Proudly satisfying British food with two simple ingredients.
Fish - Preferably Cod (but they are getting in dangerously short supply), Haddock, Plaice or one of a smattering of less desirable varieties - deep fried in batter.
Chips preferably made from real King Edward's Potatoes and not from some reconstitued gunk.

Though quite greasy it is filling and provides a good balance of fat, carbohydrate and protein. It is of course immensely tasty.

This dish marches ahead of the pack of other, lesser known, English culinary feasts such as Curry, Yorkshire Pudding, Apple Crumble, Custard, Christmas pudding and Spotted Dick.

'French fries' is not exactly translated into 'chips'. The Brits use both words. In Britain french fries are like what you get from McDonalds. Chips are fatter than french fries giving a better chip/grease ratio but to offset this healthyness they are much greasier than french fries (English cuisine is not allowed to be healthy - I think it is law). Chip shop chips have a totally unmistakable taste and smell (a smell that can waft for miles) that have to be experienced. Lovely jubbly!

Fish’n’Chips is traditional English fast-food.

The fish is usually cod, but in a more up-market ‘chippie’ can be anything from Plaice to Salmon. It is coated with a thick floury batter that often contains beer for additional flavour.

The chips are coarsely cut rectangles of potato – much fatter than a french-fry. They are normally deep-fried twice. The first time they are cooked through, and then left to drain and cool. The second fry is done quicker and at a higher temperature. This creates a crispy outer texture, but seals the moisture within.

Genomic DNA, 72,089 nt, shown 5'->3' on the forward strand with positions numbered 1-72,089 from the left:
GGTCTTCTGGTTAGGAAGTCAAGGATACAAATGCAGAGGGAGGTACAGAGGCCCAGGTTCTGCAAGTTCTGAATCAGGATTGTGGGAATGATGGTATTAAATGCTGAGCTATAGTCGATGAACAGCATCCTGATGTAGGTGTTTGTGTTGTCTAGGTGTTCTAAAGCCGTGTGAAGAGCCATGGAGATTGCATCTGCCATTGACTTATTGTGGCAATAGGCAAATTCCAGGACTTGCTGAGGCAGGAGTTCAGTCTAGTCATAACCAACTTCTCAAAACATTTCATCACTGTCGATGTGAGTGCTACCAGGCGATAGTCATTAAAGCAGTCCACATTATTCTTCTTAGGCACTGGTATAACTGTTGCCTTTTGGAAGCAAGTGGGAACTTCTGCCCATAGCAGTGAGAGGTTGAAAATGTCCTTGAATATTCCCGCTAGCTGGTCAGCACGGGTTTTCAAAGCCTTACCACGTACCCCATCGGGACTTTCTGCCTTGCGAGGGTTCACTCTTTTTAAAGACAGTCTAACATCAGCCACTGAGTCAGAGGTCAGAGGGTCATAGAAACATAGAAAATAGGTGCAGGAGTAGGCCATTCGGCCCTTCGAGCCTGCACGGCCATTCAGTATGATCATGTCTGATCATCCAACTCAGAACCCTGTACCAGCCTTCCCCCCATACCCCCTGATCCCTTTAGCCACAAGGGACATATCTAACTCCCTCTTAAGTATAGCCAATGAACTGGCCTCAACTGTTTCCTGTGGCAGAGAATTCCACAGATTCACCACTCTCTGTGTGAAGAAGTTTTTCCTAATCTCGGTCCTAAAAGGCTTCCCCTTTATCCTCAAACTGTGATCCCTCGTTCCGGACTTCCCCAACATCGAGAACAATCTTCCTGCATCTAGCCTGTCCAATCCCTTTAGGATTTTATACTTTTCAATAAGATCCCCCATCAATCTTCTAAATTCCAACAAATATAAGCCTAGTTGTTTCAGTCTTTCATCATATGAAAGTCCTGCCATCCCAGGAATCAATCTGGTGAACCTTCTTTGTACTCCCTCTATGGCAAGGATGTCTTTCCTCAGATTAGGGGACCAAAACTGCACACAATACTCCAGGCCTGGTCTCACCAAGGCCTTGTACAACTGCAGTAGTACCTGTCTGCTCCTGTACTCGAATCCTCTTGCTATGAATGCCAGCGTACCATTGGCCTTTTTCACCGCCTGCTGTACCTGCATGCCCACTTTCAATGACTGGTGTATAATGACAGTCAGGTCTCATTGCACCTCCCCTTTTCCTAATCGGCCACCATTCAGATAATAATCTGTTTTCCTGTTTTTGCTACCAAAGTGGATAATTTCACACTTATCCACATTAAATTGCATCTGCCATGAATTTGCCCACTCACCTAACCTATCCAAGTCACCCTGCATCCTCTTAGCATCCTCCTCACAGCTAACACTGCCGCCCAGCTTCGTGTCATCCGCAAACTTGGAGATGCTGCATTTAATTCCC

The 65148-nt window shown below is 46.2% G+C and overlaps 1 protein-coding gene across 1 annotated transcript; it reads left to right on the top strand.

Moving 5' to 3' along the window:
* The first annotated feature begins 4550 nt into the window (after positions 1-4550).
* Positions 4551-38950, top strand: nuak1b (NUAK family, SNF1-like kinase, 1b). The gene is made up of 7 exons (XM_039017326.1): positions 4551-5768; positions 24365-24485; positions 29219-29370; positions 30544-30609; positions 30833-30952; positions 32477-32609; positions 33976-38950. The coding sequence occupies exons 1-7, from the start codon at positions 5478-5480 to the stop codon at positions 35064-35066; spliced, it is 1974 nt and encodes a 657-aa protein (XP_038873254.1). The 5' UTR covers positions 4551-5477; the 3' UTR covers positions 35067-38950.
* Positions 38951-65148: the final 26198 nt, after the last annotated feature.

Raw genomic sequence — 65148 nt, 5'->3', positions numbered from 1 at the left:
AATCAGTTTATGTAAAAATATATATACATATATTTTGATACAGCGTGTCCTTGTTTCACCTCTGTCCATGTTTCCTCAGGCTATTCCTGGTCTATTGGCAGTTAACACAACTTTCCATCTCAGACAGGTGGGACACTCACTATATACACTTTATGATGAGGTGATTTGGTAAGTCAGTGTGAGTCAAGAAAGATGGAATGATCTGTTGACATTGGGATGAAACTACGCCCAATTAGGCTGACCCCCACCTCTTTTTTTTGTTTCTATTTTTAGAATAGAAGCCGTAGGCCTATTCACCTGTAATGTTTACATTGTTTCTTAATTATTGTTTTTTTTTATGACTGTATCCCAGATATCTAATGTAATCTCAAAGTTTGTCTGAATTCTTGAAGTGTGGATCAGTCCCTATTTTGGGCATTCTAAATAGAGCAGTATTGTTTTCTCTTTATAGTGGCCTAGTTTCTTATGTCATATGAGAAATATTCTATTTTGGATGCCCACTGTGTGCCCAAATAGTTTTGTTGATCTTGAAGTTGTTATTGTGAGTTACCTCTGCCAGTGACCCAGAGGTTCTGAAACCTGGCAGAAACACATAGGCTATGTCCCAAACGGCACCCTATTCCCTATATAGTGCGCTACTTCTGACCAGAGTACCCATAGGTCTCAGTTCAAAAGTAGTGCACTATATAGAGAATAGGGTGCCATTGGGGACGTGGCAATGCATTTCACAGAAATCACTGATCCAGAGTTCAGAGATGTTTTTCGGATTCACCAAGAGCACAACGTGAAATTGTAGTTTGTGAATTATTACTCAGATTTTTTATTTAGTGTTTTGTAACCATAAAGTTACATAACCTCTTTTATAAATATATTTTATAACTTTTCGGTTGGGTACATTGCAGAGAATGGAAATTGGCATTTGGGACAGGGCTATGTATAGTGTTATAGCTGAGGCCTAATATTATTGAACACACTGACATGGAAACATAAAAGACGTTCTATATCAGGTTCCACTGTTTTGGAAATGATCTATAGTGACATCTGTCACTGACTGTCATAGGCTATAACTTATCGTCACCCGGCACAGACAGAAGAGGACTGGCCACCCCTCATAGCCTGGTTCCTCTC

The food is traditionally fried in a large steel vat containing boiling-hot beef dripping. Recently many chip-shops have changed this for a vegetable based oil. This is supposedly to make the product healthier, but it could also be to make the chips more appealing to vegetarians. Most Fish and Chip shops sell other foods including but not limited to: Sausages, Battered Sausages, Pukka Pies, Kebabs, Cans of Fizzy drinks and the infamous Battered Deep-Fried Mars-Bar.

FISH AND CHIPS, LOW FAT (2 servings, about 30-40 minutes elapsed)

Ingredients

    2 white fish fillets (cod, snapper, halibut, etc., 3/4" to 1” thick, about 12 oz.)
    1 lemon (or some bottled lemon juice)
    1 egg
    1/2 cup flour
    1 tsp. dill weed, 1/2 tsp. salt, a few tablespoons olive oil
    2 or 3 oz. cold beer
    Potato fries, around 10 oz., thick cut, either hand cut or frozen packaged, seasoning for fries.

Preparation

Set aside 1/4 cup of the flour in a sifter or sieve. Put the remaining 1/4 cup flour in a mixing bowl and add the egg, 1/2 tsp. dill weed, 1/2 tsp. salt, 1 Tbsp. olive oil, and 2 or 3 oz. very cold beer. Stir until batter is mixed and not too lumpy (a few small lumps are just right). Cover and refrigerate, or even place in freezer if you plan to use it soon.

Cut the potato fries now if you’re not using the frozen variety. Prep for any vegetable dish now. Sprinkle the potato with seasoning (salt, pepper or Mrs. Dash). Put the fries in the oven, on parchment paper sheet or foil. 325-350F for around 20 minutes. Get any veggies moving. Onions, brocolli or peas could work well with the fish and potatoes.

Sprinkle 1/8 cup flour on a cutting board. Rinse the fish, pat with paper towel to dry somewhat, then sprinkle a little flour (1/8 cup or less) on the fish, then dredge fish through the cold batter mix. Place battered fish on the floured cutting board and sprinkle a little flour on top. Set fish aside a couple minutes or so and check the rest of the meal before cooking the fish. Around 15 minutes before you’re ready to eat this, check the potato fries, turn, remove when done. If you like Dill a lot, then sprinkle a little more on the fish now. If the fries and veg. weren’t done earlier they probably should be close by now. Check that before starting the fish, which should cook in less than 10 min.